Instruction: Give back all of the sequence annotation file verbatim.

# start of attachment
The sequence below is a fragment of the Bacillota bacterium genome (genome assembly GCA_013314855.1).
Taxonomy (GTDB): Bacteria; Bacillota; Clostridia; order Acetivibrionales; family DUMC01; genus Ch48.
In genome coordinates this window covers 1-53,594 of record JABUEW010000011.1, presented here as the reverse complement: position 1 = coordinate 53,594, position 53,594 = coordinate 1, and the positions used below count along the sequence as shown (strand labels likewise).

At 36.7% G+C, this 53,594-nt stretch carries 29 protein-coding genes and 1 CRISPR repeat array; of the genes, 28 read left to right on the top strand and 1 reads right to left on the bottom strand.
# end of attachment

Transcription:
The sequence below is a fragment of the Bacillota bacterium genome (genome assembly GCA_013314855.1).
Taxonomy (GTDB): Bacteria; Bacillota; Clostridia; order Acetivibrionales; family DUMC01; genus Ch48.
In genome coordinates this window covers 1-53,594 of record JABUEW010000011.1, presented here as the reverse complement: position 1 = coordinate 53,594, position 53,594 = coordinate 1, and the positions used below count along the sequence as shown (strand labels likewise).

At 36.7% G+C, this 53,594-nt stretch carries 29 protein-coding genes and 1 CRISPR repeat array; of the genes, 28 read left to right on the top strand and 1 reads right to left on the bottom strand.